Monday, June 1, 2009

Why Buy & Hold Works?

Trust me - it works!
Because it is a zero sum game. When you buy, someone has to sell or vise versa. So one wins and the other loses. But what happens at the overall level. The market is a zero sum game. If businesses that participate in that market are making money and growing - the overall market value will appreciate otherwise it may decline. The way I look at this situation is either at the macro or the micro level. At the macro level you buy the market - US, developed, emerging, small cap ... and at the micro level you participate in an individual business by buying individual company stock. In both cases your research and confidence is paramount to making this model work. Why you pick a market or a stock, what is your time horizon, what are the growth prospects, what are the risk factors, what is your diversification strategy are some of the questions worth pondering.

Bottomline - in most cases stay away from trying to time the market or stock - either yourself of thru middlemen. Middlemen in my mind are the players who buy and sell for you to capture that elusive 'home run'. What you end up doing is shaving off potential benefits in the form of commissions, fees and bad timing. Here is an excerpt from a recent interview John Bogle did and explained why "buy & hold" still works.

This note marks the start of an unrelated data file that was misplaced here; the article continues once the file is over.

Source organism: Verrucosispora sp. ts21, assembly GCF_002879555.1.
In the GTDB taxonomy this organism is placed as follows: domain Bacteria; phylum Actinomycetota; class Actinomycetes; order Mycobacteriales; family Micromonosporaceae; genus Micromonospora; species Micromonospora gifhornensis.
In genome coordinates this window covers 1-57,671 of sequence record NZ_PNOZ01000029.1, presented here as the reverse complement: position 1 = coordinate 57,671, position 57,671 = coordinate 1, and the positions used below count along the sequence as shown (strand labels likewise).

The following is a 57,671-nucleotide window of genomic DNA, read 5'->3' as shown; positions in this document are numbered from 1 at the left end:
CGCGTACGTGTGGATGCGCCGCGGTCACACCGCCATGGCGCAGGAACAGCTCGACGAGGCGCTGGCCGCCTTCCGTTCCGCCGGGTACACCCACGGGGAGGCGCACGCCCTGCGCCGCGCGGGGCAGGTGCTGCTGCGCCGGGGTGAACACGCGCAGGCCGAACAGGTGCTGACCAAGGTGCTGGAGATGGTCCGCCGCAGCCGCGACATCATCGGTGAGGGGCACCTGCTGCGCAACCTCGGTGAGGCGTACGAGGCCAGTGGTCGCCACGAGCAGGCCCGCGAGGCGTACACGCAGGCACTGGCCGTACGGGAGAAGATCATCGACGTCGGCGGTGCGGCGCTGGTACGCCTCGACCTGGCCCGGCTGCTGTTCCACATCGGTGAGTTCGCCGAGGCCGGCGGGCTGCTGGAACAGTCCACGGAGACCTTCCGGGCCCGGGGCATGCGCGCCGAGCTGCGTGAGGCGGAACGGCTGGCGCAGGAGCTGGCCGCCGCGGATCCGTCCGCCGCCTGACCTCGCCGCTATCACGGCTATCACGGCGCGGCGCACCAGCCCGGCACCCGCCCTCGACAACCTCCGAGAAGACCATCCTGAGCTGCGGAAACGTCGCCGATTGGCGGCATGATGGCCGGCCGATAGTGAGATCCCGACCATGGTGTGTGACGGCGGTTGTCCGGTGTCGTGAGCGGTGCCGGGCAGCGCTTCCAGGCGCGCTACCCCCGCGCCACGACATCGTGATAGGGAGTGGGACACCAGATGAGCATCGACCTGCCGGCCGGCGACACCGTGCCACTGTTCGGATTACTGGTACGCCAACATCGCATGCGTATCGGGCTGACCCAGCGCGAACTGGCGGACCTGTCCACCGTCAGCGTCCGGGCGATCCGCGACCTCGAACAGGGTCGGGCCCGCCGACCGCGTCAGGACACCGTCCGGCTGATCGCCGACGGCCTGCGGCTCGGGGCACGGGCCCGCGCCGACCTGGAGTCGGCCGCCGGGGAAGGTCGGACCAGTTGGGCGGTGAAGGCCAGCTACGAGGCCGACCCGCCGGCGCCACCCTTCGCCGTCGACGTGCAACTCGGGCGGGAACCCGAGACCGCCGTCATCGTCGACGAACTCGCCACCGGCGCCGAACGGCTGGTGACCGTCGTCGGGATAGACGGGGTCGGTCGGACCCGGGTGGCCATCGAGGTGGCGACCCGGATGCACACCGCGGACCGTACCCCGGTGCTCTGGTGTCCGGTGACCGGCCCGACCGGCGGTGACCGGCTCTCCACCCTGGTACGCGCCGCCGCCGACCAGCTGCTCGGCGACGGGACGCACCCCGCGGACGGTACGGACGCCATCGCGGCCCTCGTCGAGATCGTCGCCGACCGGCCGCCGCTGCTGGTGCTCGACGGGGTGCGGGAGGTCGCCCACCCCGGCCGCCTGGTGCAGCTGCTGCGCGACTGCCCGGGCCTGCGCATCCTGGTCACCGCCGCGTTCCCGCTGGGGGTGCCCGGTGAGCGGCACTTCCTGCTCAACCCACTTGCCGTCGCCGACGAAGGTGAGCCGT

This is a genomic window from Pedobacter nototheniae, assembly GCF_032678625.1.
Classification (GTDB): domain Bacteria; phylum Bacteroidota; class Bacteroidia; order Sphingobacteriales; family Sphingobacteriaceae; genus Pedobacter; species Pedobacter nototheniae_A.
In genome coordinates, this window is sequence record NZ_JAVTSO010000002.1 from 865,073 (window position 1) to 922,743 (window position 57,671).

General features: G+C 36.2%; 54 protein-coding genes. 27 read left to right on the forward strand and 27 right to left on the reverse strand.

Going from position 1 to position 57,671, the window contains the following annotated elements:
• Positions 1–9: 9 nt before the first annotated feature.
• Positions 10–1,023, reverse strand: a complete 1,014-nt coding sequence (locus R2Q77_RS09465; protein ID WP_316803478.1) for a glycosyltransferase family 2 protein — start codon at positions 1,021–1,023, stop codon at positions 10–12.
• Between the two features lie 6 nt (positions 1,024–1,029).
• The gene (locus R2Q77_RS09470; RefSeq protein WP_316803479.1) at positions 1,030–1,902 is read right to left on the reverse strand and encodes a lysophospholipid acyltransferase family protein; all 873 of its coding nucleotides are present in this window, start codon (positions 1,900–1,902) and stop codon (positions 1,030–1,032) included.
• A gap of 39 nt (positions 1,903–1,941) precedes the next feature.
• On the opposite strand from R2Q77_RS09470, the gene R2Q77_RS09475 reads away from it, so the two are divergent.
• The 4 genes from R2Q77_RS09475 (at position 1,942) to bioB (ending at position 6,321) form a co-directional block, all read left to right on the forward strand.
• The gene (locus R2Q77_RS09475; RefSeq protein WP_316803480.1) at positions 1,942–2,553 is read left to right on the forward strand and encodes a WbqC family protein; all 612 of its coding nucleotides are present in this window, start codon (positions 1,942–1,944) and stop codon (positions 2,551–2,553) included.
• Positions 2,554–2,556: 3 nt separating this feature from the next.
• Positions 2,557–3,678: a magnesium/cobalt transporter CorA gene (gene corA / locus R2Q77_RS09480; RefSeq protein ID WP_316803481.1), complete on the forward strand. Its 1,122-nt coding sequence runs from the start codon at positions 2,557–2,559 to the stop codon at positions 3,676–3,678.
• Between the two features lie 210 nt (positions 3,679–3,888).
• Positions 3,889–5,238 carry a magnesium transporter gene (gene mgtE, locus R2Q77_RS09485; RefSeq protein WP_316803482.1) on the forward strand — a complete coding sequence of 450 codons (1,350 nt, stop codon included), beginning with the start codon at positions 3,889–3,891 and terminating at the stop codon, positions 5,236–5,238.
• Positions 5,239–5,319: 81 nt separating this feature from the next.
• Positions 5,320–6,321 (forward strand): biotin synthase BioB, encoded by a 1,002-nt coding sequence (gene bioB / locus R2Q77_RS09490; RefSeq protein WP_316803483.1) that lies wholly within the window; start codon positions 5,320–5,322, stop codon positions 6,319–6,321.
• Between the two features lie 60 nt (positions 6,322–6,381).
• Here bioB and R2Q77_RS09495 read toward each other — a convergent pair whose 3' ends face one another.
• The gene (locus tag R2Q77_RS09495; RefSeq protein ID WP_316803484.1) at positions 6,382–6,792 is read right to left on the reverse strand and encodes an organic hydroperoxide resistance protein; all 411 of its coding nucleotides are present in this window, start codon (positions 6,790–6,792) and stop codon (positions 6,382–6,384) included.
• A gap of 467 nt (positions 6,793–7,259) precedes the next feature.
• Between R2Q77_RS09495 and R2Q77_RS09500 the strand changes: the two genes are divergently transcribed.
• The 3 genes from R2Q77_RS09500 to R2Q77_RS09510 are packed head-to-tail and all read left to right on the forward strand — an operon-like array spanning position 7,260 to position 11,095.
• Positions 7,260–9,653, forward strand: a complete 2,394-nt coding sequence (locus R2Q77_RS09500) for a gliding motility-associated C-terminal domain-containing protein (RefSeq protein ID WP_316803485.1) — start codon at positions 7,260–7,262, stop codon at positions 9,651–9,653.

"I read all the time that investors need to move beyond a buy-and-hold strategy,
but this strikes me as being a dumb idea. What is the advantage of swapping
stock with other people? The stock market system is based on the idea of pitting
the interests of one investor against another, knowing that only one will win.
People say it's a stock-pickers market but, if your stock picker is good, then
mine is bad. It's all a gimmick. Of course buy and hold is the thing to do. A
genius like Jim Cramer hasn't gone anywhere for 10-14 years and few [managed]
mutual funds have beaten the market indices during the same period. It's just
market timing, and your good market timing is my bad market timing. [We invest
within] a totally illogical system where we move money around and the
middlemen--or what Warren Buffet calls the "helpers"--are the only ones getting

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